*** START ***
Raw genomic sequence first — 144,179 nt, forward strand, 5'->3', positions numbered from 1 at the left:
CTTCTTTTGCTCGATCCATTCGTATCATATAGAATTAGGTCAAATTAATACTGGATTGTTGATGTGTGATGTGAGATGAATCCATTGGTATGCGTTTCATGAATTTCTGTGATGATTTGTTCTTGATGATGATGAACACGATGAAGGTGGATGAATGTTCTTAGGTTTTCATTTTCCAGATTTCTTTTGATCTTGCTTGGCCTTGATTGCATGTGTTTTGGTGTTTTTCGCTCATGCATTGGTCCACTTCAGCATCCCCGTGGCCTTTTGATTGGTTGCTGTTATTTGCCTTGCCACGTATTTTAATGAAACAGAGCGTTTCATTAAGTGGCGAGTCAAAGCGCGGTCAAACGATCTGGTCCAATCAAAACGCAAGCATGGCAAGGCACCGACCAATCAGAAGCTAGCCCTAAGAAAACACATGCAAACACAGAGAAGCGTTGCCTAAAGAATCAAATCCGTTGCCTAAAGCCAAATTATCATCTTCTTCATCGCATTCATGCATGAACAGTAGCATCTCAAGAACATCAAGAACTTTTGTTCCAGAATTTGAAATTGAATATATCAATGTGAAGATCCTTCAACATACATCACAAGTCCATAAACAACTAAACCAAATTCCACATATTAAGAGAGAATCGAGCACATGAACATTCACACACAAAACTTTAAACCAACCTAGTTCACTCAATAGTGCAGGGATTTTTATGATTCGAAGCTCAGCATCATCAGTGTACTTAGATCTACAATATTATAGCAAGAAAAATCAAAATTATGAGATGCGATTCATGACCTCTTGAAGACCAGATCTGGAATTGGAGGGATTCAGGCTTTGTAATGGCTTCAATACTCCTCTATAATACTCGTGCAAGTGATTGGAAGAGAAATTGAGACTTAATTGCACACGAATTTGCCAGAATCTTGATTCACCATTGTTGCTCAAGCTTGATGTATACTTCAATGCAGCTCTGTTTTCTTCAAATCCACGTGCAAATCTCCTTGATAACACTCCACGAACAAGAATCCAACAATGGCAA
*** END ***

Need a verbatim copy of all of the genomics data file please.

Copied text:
Raw genomic sequence first — 144,179 nt, forward strand, 5'->3', positions numbered from 1 at the left:
CTTCTTTTGCTCGATCCATTCGTATCATATAGAATTAGGTCAAATTAATACTGGATTGTTGATGTGTGATGTGAGATGAATCCATTGGTATGCGTTTCATGAATTTCTGTGATGATTTGTTCTTGATGATGATGAACACGATGAAGGTGGATGAATGTTCTTAGGTTTTCATTTTCCAGATTTCTTTTGATCTTGCTTGGCCTTGATTGCATGTGTTTTGGTGTTTTTCGCTCATGCATTGGTCCACTTCAGCATCCCCGTGGCCTTTTGATTGGTTGCTGTTATTTGCCTTGCCACGTATTTTAATGAAACAGAGCGTTTCATTAAGTGGCGAGTCAAAGCGCGGTCAAACGATCTGGTCCAATCAAAACGCAAGCATGGCAAGGCACCGACCAATCAGAAGCTAGCCCTAAGAAAACACATGCAAACACAGAGAAGCGTTGCCTAAAGAATCAAATCCGTTGCCTAAAGCCAAATTATCATCTTCTTCATCGCATTCATGCATGAACAGTAGCATCTCAAGAACATCAAGAACTTTTGTTCCAGAATTTGAAATTGAATATATCAATGTGAAGATCCTTCAACATACATCACAAGTCCATAAACAACTAAACCAAATTCCACATATTAAGAGAGAATCGAGCACATGAACATTCACACACAAAACTTTAAACCAACCTAGTTCACTCAATAGTGCAGGGATTTTTATGATTCGAAGCTCAGCATCATCAGTGTACTTAGATCTACAATATTATAGCAAGAAAAATCAAAATTATGAGATGCGATTCATGACCTCTTGAAGACCAGATCTGGAATTGGAGGGATTCAGGCTTTGTAATGGCTTCAATACTCCTCTATAATACTCGTGCAAGTGATTGGAAGAGAAATTGAGACTTAATTGCACACGAATTTGCCAGAATCTTGATTCACCATTGTTGCTCAAGCTTGATGTATACTTCAATGCAGCTCTGTTTTCTTCAAATCCACGTGCAAATCTCCTTGATAACACTCCACGAACAAGAATCCAACAATGGCAA